National Clearinghouse for the Defense of Battered Women. (1994, February). Statistics Packet (3rd ed). Philadelphia, PA: Author.

    National Law Center on Homelessness and Poverty. (1993). No way out. Washington, DC: Author.

    Need for state advocacy intensifies. (1996, September). CDF Reports, 17(10), 1.

    Pearce, D. (1978). The feminization of poverty: Women, work and welfare. The Urban and Social Change Review, 11(1 & 2), 28-36.

    Polakow, V. (1993). Lives on the edge: Single mothers and their children in the other America. Chicago: University of Chicago Press.

    Polakow, V. (1994 ). Savage distributions: Welfare myths and daily lives. Sage Race Relations Abstracts, 19(4), 3-29.

    Polakow, V. (1995, May 1). On a tightrope without a net. The Nation, 260(17), 590-592.

    Polakow, V. (in press). The shredded net: The end of welfare as we knew it. Sage Race Relations Abstracts, 22(1).

    Strauss, M. A., & Gelles, R. J. (1990). Physical violence in American families: Risk factors and adaptations to violence in 8,145 families. New Brunswick, NJ: Transaction Publishers.

    Super, D. A., Parrot, S., Steinmetz, S., & Mann, C. (1996). The new welfare law. Washington, DC: Center on Budget and Policy Priorities.

    Toner, R. (1995, September 20). Senate passes bill to abolish guarantees of aid for the poor. The New York Times, p. Al.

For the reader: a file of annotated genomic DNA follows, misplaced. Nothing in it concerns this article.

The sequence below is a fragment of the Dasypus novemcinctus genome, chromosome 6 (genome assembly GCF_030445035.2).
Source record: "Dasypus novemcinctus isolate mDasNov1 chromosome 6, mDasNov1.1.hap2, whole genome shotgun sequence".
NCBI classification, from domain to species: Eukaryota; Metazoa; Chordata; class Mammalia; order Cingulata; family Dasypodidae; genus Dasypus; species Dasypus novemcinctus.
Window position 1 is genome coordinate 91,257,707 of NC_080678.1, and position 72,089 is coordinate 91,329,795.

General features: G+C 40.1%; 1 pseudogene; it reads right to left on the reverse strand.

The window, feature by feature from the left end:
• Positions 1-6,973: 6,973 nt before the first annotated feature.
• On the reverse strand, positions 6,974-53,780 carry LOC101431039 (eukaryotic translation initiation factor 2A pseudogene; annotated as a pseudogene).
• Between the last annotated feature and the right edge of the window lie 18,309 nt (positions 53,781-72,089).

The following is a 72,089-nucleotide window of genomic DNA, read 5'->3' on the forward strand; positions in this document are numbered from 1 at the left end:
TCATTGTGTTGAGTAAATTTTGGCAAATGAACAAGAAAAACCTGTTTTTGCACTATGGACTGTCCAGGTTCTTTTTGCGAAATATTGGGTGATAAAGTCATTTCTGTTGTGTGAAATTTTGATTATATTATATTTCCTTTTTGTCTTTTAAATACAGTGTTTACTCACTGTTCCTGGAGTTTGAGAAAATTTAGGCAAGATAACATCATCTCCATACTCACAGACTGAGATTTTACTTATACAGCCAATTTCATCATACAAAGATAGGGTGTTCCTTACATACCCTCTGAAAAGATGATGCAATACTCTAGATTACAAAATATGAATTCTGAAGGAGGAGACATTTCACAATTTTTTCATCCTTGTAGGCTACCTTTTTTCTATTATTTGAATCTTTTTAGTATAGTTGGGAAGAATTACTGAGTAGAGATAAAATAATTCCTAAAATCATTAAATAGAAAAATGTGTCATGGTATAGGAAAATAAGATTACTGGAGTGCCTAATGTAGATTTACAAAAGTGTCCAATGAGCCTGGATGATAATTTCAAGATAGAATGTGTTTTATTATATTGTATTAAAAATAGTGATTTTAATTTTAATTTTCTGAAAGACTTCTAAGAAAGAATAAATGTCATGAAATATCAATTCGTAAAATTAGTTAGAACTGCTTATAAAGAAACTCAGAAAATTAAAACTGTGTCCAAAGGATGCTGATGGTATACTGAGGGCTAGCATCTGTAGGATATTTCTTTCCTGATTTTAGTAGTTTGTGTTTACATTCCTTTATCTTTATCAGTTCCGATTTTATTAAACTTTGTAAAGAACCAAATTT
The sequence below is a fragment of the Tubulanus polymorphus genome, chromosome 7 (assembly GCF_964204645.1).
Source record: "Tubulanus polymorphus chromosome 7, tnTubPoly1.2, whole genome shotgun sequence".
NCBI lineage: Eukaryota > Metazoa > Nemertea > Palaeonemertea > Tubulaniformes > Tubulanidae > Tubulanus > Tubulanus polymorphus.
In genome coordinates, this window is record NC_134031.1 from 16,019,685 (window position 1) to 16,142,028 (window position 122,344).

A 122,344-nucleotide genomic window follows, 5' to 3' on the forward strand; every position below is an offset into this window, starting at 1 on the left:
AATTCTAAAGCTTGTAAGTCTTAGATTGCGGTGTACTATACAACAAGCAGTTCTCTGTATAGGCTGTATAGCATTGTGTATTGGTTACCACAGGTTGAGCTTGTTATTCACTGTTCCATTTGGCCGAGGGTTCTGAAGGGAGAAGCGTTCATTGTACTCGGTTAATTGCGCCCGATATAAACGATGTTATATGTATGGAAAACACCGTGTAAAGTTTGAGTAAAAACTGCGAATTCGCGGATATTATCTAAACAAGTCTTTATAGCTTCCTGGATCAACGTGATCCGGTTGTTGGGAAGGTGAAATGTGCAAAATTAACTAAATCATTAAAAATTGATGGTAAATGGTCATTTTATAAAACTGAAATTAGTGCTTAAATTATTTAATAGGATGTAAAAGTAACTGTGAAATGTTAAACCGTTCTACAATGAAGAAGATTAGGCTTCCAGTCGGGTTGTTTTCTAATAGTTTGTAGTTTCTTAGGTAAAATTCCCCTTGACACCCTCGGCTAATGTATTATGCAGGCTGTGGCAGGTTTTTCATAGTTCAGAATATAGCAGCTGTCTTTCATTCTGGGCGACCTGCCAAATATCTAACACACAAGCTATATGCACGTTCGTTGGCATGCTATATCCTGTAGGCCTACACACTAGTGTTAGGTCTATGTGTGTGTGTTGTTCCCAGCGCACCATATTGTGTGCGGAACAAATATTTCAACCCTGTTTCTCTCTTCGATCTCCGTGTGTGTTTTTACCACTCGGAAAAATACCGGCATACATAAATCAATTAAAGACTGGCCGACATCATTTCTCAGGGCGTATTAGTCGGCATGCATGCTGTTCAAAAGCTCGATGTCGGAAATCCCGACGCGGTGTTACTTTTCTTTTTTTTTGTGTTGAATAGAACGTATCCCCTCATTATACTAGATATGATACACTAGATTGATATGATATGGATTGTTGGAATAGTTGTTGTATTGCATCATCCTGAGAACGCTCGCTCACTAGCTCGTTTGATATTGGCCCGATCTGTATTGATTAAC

U. S. Bureau of the Census. (1989). Poverty in the United States. Current Population Reports (Series P-60, No. 163). Washington, DC: U. S. Government Printing Office.

    U. S. General Accounting Office. (1993). Review of health and safety standards at child care facilities. Washington, DC: Department of Health and Human Services.

    U.S. Senate Judiciary Committee. (1990). Women and Violence Hearings, August 29 and December 11. Senate Hearing 101-939, pt.2, 79.

    Wilson, W. J. (1996, August 18). Work. The New York Times Magazine, p. 27.

    [Notes]

      1. Excerpt from a series of interviews the author conducted in Michigan in 1991/1992. All names in all excerpts have been changed to protect confidentiality.return to text

      2. Excerpt from an interview the author conducted which was reported in The Nation, May 1, 1995.return to text

      3. Excerpts from interviews with Michigan teenagers conducted between 1991 and 1995.return to text